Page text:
Policing, Surveillance and Social Control
This book reports the result of research carried out in a busy London police station on the role and impact of closed-circuit television (CCTV) in the management and surveillance of suspects - the most thorough example of the use of CCTV by the police in the world. It focuses on the use of CCTV in a very different environment to that in which its impact has previously been studied, and draws upon the analysis of CCTV footage, suspects' backgrounds and extensive interviewing of both police officers and suspects. The research is situated in the context of concerns about the human rights implications of the use of CCTV, and challenges criminological and social theory in its conceptualisation of the role of their police, their governance and the use of CCTV. It raises key questions about both the future of policing and the treatment of suspects in custody. A key theme of this book is the need to move away from a narrow focus on the negative, intrusive face of surveillance: as this study demonstrates, CCTV has another 'face' - one that potentially watches and protects. Both 'faces' need to be examined and analysed simultaneously in order to understand the impact and implications of electronic surveillance.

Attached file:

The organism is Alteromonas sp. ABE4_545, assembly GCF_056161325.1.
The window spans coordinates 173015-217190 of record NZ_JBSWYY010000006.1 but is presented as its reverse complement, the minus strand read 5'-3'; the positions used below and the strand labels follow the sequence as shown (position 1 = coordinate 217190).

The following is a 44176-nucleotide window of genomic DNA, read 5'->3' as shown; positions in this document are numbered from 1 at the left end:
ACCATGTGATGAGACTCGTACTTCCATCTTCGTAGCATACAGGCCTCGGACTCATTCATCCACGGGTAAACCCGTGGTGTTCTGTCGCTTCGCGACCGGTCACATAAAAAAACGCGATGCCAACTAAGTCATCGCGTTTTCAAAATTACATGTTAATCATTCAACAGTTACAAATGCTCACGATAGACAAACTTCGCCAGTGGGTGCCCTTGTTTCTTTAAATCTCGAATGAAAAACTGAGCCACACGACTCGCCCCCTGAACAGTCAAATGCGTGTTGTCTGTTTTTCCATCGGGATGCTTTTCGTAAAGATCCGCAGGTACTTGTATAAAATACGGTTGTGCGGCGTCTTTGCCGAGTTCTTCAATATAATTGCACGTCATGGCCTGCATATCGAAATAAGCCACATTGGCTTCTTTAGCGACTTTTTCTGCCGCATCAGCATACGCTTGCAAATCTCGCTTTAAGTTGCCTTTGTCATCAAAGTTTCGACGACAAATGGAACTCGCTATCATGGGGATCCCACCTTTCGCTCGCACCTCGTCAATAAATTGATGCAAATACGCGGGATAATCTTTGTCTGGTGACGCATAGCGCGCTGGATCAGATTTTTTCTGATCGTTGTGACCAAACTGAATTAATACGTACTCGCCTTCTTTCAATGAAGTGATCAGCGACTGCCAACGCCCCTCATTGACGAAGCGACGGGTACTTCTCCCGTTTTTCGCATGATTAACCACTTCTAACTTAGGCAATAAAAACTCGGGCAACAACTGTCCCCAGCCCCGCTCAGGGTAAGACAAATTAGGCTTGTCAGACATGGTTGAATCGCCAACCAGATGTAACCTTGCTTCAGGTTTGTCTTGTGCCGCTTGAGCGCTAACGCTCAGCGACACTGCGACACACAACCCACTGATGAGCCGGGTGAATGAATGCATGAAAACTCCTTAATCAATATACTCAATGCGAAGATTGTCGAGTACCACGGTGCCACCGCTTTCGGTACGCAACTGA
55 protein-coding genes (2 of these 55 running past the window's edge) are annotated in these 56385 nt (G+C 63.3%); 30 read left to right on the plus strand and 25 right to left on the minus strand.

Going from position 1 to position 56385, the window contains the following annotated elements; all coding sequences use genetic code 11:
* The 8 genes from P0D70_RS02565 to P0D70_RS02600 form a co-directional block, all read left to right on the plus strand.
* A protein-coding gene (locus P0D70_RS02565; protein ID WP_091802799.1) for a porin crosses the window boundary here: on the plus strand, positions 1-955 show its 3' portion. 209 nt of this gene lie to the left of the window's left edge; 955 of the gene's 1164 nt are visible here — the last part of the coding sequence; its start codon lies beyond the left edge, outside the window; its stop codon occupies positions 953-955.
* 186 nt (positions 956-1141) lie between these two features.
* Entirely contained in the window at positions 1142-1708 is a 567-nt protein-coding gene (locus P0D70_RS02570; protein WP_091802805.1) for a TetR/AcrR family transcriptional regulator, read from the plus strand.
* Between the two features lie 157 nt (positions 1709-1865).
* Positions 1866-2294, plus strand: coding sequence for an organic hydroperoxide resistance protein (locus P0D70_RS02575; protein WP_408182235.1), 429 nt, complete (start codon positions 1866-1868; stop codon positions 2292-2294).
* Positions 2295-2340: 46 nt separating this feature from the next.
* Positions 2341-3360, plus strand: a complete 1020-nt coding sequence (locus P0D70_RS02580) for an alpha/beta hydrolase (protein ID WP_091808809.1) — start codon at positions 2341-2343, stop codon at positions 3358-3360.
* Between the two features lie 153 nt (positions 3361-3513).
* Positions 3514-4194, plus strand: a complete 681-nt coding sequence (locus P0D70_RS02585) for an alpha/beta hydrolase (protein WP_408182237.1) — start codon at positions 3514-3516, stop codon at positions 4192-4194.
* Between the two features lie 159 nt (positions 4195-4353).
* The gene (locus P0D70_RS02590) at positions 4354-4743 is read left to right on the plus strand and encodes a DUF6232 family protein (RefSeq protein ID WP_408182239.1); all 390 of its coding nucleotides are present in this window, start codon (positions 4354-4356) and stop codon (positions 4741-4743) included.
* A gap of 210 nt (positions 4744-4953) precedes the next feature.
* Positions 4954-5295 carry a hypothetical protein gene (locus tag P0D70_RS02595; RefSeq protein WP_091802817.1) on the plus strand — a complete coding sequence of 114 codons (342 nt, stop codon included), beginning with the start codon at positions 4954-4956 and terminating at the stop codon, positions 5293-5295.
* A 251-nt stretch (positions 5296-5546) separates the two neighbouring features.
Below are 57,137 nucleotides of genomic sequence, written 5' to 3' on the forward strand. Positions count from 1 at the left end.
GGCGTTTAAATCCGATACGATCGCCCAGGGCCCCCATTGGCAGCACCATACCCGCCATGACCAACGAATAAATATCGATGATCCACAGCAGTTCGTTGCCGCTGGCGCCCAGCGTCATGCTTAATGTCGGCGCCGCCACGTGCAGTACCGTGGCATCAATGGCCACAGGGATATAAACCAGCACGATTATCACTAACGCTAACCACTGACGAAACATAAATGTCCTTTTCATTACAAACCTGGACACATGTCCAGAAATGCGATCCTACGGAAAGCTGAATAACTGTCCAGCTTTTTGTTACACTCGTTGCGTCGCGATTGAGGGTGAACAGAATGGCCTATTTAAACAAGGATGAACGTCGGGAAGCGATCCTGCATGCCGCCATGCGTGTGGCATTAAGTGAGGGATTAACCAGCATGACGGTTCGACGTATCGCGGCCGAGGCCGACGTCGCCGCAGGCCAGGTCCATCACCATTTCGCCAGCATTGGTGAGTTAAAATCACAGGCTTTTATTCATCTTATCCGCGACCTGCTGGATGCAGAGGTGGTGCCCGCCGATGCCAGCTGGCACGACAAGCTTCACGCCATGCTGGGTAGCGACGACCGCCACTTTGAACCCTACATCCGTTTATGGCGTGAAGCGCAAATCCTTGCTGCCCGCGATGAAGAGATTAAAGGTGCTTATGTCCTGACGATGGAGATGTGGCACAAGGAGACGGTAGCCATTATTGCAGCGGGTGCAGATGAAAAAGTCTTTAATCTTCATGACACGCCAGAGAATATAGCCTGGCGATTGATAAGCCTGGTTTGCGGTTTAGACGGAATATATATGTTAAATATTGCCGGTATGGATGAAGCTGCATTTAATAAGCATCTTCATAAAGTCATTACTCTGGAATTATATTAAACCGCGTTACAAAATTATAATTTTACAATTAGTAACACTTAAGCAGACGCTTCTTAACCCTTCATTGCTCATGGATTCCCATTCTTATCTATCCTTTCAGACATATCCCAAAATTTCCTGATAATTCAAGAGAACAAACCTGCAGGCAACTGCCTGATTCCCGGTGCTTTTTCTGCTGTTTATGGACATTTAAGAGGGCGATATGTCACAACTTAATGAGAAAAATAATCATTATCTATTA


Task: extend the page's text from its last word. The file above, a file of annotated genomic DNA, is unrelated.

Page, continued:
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Afro-Caribbean allegations appropriate adult asked behaviour Blair Peach booking area booking desk Borough Commander CCTV in custody CCTV system cell cameras cell corridors cent Chapter checks Codes of Practice concerns consultation crime prevention custody officer custody sergeants custody staff custody suite deaths in custody deaths in police detainee’s detention drugs evidence evidential feel female detainees filmed gaolers groups Harlesden Home Office Human Rights impact in-cell installation of cameras installation of CCTV interviewed introduction issues juveniles Kilburn experiment Kilburn police station lay visitors major Marlon Downes means mental Merseyside Metropolitan Police monitor number of cells offences PACE Codes particularly Paul Boateng police cells Police Complaints Authority police custody police officers police surgeon possible protection Protocols public space questions reasons for arrest record responsibility risk role Scotland Yard screen seen self-harm solicitors someone strip searches suggested tapes technologies toilet area visits vulnerable detainees watched